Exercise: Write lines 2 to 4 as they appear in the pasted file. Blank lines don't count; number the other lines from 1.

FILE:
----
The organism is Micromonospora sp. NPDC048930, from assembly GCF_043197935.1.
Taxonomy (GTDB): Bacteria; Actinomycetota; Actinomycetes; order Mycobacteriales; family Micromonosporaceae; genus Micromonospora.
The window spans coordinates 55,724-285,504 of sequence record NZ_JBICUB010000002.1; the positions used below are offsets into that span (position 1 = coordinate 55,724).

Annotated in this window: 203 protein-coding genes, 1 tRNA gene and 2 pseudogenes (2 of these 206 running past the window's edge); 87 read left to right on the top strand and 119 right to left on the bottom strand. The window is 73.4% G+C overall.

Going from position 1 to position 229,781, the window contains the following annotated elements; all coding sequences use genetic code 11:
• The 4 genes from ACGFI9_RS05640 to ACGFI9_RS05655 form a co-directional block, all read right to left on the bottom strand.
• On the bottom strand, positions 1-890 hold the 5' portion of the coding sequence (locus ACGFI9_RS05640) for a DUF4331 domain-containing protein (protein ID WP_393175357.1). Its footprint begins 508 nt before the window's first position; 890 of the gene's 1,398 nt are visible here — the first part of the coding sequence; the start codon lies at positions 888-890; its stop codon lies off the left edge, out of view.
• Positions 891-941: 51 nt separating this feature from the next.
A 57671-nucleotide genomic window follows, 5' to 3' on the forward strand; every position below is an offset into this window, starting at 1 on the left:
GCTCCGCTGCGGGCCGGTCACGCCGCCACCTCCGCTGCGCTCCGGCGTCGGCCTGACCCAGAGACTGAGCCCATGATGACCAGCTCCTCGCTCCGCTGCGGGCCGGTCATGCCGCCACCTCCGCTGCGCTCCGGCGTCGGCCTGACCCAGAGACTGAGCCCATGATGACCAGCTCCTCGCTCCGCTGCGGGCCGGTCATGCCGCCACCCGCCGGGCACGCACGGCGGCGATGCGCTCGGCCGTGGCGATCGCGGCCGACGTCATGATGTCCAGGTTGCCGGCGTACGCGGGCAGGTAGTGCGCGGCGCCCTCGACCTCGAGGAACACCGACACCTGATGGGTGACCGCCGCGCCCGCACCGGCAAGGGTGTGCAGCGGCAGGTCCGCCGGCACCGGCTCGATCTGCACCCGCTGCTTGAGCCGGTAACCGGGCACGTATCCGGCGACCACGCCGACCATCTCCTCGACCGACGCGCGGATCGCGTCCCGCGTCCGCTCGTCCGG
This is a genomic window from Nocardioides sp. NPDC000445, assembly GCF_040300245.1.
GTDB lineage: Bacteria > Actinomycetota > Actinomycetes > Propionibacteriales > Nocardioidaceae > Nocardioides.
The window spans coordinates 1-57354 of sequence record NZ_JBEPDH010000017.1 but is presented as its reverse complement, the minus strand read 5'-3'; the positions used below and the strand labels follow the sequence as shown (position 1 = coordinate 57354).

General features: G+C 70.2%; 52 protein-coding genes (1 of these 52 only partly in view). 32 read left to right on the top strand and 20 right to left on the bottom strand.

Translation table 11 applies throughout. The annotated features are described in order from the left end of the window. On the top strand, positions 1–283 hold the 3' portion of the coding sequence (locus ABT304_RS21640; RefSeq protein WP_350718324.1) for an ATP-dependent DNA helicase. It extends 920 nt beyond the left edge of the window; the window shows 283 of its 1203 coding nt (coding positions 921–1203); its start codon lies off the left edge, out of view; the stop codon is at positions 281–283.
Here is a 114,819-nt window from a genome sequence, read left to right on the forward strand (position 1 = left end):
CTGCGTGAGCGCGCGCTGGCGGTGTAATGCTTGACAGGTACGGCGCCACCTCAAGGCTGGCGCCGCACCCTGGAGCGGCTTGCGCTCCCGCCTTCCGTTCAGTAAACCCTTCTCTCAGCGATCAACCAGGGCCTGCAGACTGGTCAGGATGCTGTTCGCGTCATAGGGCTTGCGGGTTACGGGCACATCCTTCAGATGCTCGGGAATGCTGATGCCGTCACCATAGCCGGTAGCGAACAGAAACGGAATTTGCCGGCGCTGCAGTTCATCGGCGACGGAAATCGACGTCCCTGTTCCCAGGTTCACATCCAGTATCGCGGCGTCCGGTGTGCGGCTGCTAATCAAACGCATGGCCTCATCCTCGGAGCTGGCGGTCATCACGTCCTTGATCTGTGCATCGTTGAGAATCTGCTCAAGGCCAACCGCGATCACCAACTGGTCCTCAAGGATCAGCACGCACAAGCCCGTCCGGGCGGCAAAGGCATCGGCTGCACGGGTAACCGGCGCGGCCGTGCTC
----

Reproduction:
Taxonomy (GTDB): Bacteria; Actinomycetota; Actinomycetes; order Mycobacteriales; family Micromonosporaceae; genus Micromonospora.
The window spans coordinates 55,724-285,504 of sequence record NZ_JBICUB010000002.1; the positions used below are offsets into that span (position 1 = coordinate 55,724).

Annotated in this window: 203 protein-coding genes, 1 tRNA gene and 2 pseudogenes (2 of these 206 running past the window's edge); 87 read left to right on the top strand and 119 right to left on the bottom strand. The window is 73.4% G+C overall.